The economic shock within the Economic and Monetary Community of Central Africa (Cemac), associated with the Covid-19 health crisis, has led to a sharp deterioration in budgetary and external balances in 2020. This situation makes the economic outlook uncertain. for the 2021 fiscal year. For the International Monetary Fund (IMF), although the pandemic appears to be under control in the region, for the time being, balanced fiscal consolidation efforts within states remain a safe avenue.
“With the fall in oil prices over the medium term, the outlook is that Cemac’s budgetary and external adjustments will be slower than previously expected, and risks are tilted to the downside. Growth is expected to rebound in 2021 to 2.7% and continue to gradually accelerate to around 3.5% over the medium term, as reforms to improve governance and the business climate are expected to slowly pick up. ‘implant’, say the directors of the IMF.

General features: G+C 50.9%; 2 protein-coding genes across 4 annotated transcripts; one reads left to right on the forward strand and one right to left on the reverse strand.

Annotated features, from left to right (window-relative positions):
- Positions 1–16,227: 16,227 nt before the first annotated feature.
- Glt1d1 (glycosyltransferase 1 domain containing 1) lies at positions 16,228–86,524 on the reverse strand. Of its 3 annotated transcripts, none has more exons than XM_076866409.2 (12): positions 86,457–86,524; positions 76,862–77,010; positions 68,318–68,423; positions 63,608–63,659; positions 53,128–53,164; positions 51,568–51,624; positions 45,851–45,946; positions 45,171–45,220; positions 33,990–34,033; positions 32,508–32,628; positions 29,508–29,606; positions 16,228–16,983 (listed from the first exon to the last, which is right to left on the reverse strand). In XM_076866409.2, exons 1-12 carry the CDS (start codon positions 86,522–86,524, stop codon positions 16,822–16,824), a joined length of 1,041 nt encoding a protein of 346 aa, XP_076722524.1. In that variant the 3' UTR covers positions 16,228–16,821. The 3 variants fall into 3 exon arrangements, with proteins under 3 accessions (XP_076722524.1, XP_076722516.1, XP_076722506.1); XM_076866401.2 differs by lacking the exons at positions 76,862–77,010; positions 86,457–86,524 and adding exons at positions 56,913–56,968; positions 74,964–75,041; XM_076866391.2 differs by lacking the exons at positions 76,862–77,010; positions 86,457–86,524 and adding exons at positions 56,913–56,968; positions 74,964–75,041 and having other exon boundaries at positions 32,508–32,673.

According to them, balanced fiscal consolidation efforts would increase non-oil revenues and contain spending. “Reserves are expected to be rebuilt at a slower pace than previously forecast, but are expected to reach the equivalent of 5 months of imports by 2025. Inflation is expected to remain around 2.5% over the medium term, below of the regional convergence criterion because the monetary policy would remain sufficiently tight ”they predict.
However, this outlook is very uncertain and depends on the evolution of the pandemic and its impact on oil prices according to the IMF. The latter invites national authorities to initiate programs of radical transformation in the region, by implementing governance, transparency and business climate reforms that will lay the foundations for diversified, inclusive and sustainable growth.